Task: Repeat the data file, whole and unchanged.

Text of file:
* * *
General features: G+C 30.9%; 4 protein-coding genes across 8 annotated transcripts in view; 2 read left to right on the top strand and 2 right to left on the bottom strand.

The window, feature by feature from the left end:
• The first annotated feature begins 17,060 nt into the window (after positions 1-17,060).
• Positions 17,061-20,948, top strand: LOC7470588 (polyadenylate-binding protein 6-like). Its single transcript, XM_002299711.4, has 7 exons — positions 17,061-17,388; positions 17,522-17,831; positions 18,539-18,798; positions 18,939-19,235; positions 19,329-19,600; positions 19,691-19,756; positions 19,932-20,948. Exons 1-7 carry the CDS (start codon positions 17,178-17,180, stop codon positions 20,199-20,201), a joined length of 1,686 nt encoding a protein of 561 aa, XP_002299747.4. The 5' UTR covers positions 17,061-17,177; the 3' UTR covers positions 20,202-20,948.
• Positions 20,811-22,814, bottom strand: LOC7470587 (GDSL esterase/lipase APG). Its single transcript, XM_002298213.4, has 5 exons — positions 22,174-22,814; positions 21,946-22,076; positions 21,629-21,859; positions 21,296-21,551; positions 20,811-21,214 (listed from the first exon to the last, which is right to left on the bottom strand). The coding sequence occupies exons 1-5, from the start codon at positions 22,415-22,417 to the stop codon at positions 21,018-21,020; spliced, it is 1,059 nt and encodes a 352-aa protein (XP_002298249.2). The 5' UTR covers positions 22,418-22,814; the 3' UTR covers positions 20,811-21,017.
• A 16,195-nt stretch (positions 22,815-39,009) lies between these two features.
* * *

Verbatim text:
General features: G+C 30.9%; 4 protein-coding genes across 8 annotated transcripts in view; 2 read left to right on the top strand and 2 right to left on the bottom strand.

The window, feature by feature from the left end:
• The first annotated feature begins 17,060 nt into the window (after positions 1-17,060).
• Positions 17,061-20,948, top strand: LOC7470588 (polyadenylate-binding protein 6-like). Its single transcript, XM_002299711.4, has 7 exons — positions 17,061-17,388; positions 17,522-17,831; positions 18,539-18,798; positions 18,939-19,235; positions 19,329-19,600; positions 19,691-19,756; positions 19,932-20,948. Exons 1-7 carry the CDS (start codon positions 17,178-17,180, stop codon positions 20,199-20,201), a joined length of 1,686 nt encoding a protein of 561 aa, XP_002299747.4. The 5' UTR covers positions 17,061-17,177; the 3' UTR covers positions 20,202-20,948.
• Positions 20,811-22,814, bottom strand: LOC7470587 (GDSL esterase/lipase APG). Its single transcript, XM_002298213.4, has 5 exons — positions 22,174-22,814; positions 21,946-22,076; positions 21,629-21,859; positions 21,296-21,551; positions 20,811-21,214 (listed from the first exon to the last, which is right to left on the bottom strand). The coding sequence occupies exons 1-5, from the start codon at positions 22,415-22,417 to the stop codon at positions 21,018-21,020; spliced, it is 1,059 nt and encodes a 352-aa protein (XP_002298249.2). The 5' UTR covers positions 22,418-22,814; the 3' UTR covers positions 20,811-21,017.
• A 16,195-nt stretch (positions 22,815-39,009) lies between these two features.